The whole point of GRE prep is, of course, to be ready for GRE test day. But how do you know when you’re ready? How do you know when you’ve had enough prep?
Many people who take the GRE before they’re truly ready have the wrong answer to “Have I done enough prep?” But have no fear. I’m here to walk you through GRE readiness, and how to measure it.
GRE Readiness In Terms of Your Target Score
Some graduate programs set an exact minimum score you need to meet in order to be eligible for admission. This can seem pretty simple. Once you’re consistently getting to that target score in practice, you’re ready for test day, right?
Well.… maybe. With grad school, figuring out which score will really get you accepted is not quite that simple. Graduate programs are much more competitive than undergrad degrees. Getting the minimum required GRE score prevents you from being disqualified outright. However, in the most competitive graduate schools, the average GRE score of the applicants is what really matters. If you’re in the bottom half of GRE scores in a given application period, you’re much more likely to be turned away, even if you meet or exceed the minimum score requirements.
And of course, averages keep changing from year to year. So even when a school does publish the average GRE scores of accepted applicants, you have to set your own target score carefully.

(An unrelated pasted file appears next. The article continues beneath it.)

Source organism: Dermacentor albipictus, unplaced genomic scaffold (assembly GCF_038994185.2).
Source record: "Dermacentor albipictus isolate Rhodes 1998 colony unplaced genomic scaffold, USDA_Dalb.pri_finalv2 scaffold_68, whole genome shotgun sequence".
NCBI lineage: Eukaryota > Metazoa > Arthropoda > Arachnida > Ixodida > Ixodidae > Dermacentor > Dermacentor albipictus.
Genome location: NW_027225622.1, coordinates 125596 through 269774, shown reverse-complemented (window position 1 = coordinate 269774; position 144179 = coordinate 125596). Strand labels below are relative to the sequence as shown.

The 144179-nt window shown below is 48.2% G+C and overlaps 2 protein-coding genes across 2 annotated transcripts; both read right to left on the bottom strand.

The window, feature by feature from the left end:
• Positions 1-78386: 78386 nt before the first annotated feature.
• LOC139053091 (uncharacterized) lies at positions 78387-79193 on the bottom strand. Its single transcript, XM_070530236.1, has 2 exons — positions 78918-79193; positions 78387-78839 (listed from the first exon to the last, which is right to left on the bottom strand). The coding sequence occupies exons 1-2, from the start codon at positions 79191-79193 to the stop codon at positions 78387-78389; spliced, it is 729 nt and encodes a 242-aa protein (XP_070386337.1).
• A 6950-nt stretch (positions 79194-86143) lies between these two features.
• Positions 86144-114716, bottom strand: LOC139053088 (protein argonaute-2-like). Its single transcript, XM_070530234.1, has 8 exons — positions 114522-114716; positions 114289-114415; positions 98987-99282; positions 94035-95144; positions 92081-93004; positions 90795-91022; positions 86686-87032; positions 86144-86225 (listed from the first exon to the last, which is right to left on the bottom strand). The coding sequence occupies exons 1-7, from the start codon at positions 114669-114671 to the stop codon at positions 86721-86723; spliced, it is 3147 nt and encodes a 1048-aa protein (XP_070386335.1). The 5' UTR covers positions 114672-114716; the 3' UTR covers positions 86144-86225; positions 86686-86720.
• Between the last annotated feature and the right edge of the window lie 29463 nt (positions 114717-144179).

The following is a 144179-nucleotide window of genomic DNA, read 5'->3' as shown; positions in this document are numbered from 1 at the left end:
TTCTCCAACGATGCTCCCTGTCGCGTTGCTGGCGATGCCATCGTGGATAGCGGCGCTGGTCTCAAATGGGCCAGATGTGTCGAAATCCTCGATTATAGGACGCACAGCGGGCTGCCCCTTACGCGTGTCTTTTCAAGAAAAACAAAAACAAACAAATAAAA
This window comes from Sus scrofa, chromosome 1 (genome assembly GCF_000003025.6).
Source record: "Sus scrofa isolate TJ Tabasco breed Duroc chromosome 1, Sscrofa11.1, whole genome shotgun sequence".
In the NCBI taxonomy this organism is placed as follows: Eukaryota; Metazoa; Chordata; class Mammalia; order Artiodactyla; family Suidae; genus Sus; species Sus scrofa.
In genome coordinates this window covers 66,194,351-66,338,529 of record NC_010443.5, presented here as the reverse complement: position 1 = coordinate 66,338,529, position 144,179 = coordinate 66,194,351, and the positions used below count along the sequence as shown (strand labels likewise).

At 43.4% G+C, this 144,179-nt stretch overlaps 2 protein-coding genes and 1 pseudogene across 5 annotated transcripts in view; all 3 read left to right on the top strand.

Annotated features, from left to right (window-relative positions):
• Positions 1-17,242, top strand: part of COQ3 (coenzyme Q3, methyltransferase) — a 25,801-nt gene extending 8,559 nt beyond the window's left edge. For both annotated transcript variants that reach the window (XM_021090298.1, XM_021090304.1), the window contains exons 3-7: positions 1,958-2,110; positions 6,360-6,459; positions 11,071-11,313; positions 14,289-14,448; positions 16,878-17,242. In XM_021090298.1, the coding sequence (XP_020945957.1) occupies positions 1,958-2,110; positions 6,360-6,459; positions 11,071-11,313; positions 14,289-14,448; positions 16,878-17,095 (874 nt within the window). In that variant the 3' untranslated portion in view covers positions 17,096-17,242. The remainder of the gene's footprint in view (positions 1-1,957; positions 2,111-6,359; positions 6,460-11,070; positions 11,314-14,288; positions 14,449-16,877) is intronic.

GRE Target Scores in Terms of GRE Percentiles
Fortunately, there are ways to find the score that will probably get you accepted into the schools you apply to. Before you think of your ideal score as a specific number, think of the score in terms of GRE percentiles. GRE percentiles are numbers that indicate what percent of students got a lower score than a given score. For example, if a score is in the 95th percentile, that means that 95% of all GRE test-takers got a score lower than that score.
Percentiles for all of the people who take the GRE don’t fluctuate nearly as much as term-to-term average GRE scores at individual schools. So these percentiles are a much more reliable measure of what GRE score makes you truly ready to take the test and get accepted into your dream school. As a general rule of thumb, you can match GRE percentiles to school rankings. Review the education rankings from US News and World Report. If a program is in the top 10% of all programs of its kind (top 10% of all ranked MFAs in Creative Writing, top 10% of all MS Engineering programs, etc…), then aim for the 90th percentile or higher in terms of GRE score. (Somewhat below the 90th percentile might also be acceptable if the rest of your application is very strong.)
So look at the US News and World Report graduate school rankings and compare them to ETS’s most recent data on GRE score percentiles. Then start doing the most authentic practice tests you can. To ensure that your tests resemble the real exam, use official GRE prep materials from ETS. Also try to take the exam under conditions that are similar to those in the testing center—keep your practice tests within test center limits for time, breaks, note-taking, etc…. Reach your target percentile consistently on realistic practice exams, and you’ll know that you’re ready for test day.
David is a test prep expert at Magoosh. He has a Bachelor of Social Work from the University of Wisconsin-Eau Claire and a Masters in Teaching English to Speakers of other Languages from the University of Wisconsin-River Falls. He has been teaching K-12, University, and adult education classes since 2007 and has worked with students from every continent.